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eyes on the U.S.

No, Donald Trump Is Not A Fascist

Even for those who abhor the Republican nominee, it's important to get the terminology right.

Trump at a campaign rally Austin, Texas on Aug. 23
Trump at a campaign rally Austin, Texas on Aug. 23
Pierre-Marcel Favre

GENEVA — In such times of confusion, it is no surprise that some big words get frequently misused, even by highly educated people. Some people, including at least one former university lecturer, have begun calling Donald Trump a fascist. It is false. Let me be clear: I am certainly no fan of this grotesque candidate, but calling him a fascist makes no sense.

The word "populist" is already widely misused in Europe, but it arguably applies to the American billionaire. "Far-right extremist" may be debatable, but "fascist" is not appropriate in any way. Excessive caricature is noxious.

Just as the far left is made up of many elements (anarchists, Leninists, Trotskyites, Maoists), the far right also brings together a range of supporters: royalists, neo-fascists, ultra religious, ultra conservatives, regional separatists, and so on.

Fascism, we must remember, is first and foremost an ideology, a party, and a nationalist regime of an utterly authoritarian nature, driven by social mobilization and with a strong affinity for uniforms. There was only one country that fully adopted fascism on a long-term basis — and actually invented it: Italy, from 1922 to 1943. Unless one lumps together fascism and National Socialism, that is. Still, Mussolini's supporters were very different from the fundamentally racist, imperialistic Nazi criminals.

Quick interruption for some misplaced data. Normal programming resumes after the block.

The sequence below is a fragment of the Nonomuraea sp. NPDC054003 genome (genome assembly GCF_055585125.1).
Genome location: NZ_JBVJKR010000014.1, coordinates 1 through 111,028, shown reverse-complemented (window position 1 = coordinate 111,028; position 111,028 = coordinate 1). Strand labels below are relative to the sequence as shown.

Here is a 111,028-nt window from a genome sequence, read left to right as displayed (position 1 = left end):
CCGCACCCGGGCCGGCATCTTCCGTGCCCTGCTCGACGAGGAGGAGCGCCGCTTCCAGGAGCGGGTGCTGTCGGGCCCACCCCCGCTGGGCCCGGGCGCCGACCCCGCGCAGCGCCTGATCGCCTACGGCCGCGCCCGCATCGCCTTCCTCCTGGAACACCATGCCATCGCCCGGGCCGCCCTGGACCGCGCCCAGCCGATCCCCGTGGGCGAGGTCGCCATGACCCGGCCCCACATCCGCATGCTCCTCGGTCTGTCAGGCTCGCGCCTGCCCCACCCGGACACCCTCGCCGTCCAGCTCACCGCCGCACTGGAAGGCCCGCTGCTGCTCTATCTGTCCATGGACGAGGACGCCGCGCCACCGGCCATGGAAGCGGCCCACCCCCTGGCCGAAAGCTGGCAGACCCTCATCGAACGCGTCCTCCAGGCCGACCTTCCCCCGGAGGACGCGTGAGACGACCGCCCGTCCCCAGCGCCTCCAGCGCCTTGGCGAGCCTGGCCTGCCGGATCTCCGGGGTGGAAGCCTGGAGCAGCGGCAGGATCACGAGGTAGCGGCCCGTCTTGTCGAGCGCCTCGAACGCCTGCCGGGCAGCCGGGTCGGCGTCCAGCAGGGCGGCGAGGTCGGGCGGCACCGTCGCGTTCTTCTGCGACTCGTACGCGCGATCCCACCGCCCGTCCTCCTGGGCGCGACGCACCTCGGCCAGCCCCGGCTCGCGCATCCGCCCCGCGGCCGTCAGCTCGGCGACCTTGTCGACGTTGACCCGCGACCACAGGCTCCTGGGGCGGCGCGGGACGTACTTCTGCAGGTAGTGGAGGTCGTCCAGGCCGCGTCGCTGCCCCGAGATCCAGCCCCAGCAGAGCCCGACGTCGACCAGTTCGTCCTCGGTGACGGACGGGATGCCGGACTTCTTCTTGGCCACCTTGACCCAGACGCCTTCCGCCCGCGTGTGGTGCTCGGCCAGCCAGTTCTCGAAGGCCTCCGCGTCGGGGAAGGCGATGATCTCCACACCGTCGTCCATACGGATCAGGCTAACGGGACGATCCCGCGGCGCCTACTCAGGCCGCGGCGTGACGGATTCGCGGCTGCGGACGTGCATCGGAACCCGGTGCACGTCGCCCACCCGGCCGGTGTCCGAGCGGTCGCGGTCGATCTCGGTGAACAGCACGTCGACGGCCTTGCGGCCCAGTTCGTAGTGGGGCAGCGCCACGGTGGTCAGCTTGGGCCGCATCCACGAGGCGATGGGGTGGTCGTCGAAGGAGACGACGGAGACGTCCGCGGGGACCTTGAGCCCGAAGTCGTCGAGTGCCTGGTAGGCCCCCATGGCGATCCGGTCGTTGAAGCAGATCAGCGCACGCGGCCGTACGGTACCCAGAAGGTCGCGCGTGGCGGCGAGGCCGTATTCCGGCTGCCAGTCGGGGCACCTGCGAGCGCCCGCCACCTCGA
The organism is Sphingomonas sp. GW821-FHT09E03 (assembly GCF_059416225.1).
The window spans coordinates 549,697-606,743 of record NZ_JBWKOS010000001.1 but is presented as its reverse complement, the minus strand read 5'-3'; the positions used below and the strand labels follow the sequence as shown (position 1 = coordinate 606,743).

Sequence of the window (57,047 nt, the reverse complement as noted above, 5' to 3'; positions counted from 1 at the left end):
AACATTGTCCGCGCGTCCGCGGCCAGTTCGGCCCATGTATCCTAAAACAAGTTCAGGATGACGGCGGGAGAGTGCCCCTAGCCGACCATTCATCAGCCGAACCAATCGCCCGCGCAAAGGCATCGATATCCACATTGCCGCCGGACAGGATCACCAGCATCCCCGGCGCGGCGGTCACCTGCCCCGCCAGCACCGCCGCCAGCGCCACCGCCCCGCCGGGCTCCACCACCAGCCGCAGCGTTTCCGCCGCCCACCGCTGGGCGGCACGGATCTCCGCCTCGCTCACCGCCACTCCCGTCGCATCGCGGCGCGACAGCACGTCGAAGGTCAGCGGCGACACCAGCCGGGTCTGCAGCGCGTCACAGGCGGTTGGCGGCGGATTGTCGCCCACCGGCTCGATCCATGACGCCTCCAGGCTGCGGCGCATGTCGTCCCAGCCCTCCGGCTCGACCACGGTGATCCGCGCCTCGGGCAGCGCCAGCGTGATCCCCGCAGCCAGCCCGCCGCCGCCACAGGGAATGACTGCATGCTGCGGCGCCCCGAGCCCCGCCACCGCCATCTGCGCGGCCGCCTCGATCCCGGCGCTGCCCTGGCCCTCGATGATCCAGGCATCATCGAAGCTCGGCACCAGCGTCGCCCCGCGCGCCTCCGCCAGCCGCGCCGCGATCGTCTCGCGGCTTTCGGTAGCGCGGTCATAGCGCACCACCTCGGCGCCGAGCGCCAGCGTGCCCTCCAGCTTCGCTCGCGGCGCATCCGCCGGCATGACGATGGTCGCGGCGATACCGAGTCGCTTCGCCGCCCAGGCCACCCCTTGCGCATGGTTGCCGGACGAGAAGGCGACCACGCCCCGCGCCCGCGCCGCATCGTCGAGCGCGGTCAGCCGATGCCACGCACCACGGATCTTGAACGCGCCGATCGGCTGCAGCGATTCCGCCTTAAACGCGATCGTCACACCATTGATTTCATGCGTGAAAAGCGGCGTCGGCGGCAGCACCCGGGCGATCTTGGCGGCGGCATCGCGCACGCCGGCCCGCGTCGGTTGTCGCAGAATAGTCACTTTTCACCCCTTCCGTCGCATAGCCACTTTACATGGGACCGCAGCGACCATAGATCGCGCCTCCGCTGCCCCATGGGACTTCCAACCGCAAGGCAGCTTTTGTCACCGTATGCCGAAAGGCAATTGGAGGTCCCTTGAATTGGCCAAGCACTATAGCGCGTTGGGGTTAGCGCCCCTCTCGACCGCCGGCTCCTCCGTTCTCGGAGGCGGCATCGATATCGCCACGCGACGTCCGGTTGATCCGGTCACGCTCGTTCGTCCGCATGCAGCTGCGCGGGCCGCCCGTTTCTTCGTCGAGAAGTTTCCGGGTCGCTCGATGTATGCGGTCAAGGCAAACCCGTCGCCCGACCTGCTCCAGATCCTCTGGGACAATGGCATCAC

Salazar and Franco?

Was Portugal's Salazarism (1926-1974) fascist? Not so much. It was an ultra-conservative dictatorship with an economic regime based on corporatism that implied the negation of the class struggle and the denial of labor rights. But it had no fanatic mass party seeking a broader power conquest.

General Francisco Franco was both a putschist and a bloodthirsty dictator, but he was never a fascist. The fascist party, the Falange, whose leader Antonio Primo de Rivera was executed in 1936, was very present in the Spanish political arena, but never held power. Franco's supporters could be found among the conservative and reactionary forces, the Catholic clergy and the army, but he and he alone was in power.

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Gen. Franco giving a speech in Eibar in 1949 — Photo: Indalecio Ojanguren/CC-BY-SA

There were fascist parties in Eastern Europe: the Iron Guard in Romania (1927-1941), Szálasi's Arrow Cross Party in Hungary (1939-1945) and the Ustaše in Croatia (1941-1945). But they were not meant to last. Then, George Oltramare, a collaborator in Nazi-occupied France, achieved some popularity here in his home city of Geneva. In England, Oswald Mosley funded the British Union of Fascists in the early 1930s, but he never made it to the government. In France, in the time of the Popular Front, an alliance of left-wing movements, many organizations flirted with fascism but never really mobilized masses of followers.